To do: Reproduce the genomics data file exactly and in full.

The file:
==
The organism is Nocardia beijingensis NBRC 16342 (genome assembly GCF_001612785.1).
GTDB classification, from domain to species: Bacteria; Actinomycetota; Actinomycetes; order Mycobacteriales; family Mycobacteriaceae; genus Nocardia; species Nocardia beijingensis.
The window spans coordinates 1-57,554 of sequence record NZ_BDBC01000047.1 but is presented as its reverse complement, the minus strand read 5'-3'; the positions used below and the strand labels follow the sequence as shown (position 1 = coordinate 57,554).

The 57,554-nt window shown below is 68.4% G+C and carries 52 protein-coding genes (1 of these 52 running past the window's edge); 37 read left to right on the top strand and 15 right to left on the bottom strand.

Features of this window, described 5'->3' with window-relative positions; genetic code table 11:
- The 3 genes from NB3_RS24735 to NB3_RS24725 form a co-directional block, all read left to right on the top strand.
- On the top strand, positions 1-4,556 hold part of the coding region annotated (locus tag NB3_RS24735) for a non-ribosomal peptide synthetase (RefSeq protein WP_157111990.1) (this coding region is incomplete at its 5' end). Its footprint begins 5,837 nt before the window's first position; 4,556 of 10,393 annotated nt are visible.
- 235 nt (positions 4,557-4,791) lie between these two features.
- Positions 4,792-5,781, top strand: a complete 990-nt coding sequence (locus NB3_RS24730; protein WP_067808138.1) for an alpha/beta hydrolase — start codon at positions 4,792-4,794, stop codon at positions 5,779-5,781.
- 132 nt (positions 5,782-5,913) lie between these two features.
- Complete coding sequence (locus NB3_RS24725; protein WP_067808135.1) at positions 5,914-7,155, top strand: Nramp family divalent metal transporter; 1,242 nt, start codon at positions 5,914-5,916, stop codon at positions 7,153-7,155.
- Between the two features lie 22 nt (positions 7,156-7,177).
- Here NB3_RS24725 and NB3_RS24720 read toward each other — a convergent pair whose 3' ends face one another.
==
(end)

The organism is Nocardia beijingensis NBRC 16342 (genome assembly GCF_001612785.1).
GTDB classification, from domain to species: Bacteria; Actinomycetota; Actinomycetes; order Mycobacteriales; family Mycobacteriaceae; genus Nocardia; species Nocardia beijingensis.
The window spans coordinates 1-57,554 of sequence record NZ_BDBC01000047.1 but is presented as its reverse complement, the minus strand read 5'-3'; the positions used below and the strand labels follow the sequence as shown (position 1 = coordinate 57,554).

The 57,554-nt window shown below is 68.4% G+C and carries 52 protein-coding genes (1 of these 52 running past the window's edge); 37 read left to right on the top strand and 15 right to left on the bottom strand.

Features of this window, described 5'->3' with window-relative positions; genetic code table 11:
- The 3 genes from NB3_RS24735 to NB3_RS24725 form a co-directional block, all read left to right on the top strand.
- On the top strand, positions 1-4,556 hold part of the coding region annotated (locus tag NB3_RS24735) for a non-ribosomal peptide synthetase (RefSeq protein WP_157111990.1) (this coding region is incomplete at its 5' end). Its footprint begins 5,837 nt before the window's first position; 4,556 of 10,393 annotated nt are visible.
- 235 nt (positions 4,557-4,791) lie between these two features.
- Positions 4,792-5,781, top strand: a complete 990-nt coding sequence (locus NB3_RS24730; protein WP_067808138.1) for an alpha/beta hydrolase — start codon at positions 4,792-4,794, stop codon at positions 5,779-5,781.
- 132 nt (positions 5,782-5,913) lie between these two features.
- Complete coding sequence (locus NB3_RS24725; protein WP_067808135.1) at positions 5,914-7,155, top strand: Nramp family divalent metal transporter; 1,242 nt, start codon at positions 5,914-5,916, stop codon at positions 7,153-7,155.
- Between the two features lie 22 nt (positions 7,156-7,177).
- Here NB3_RS24725 and NB3_RS24720 read toward each other — a convergent pair whose 3' ends face one another.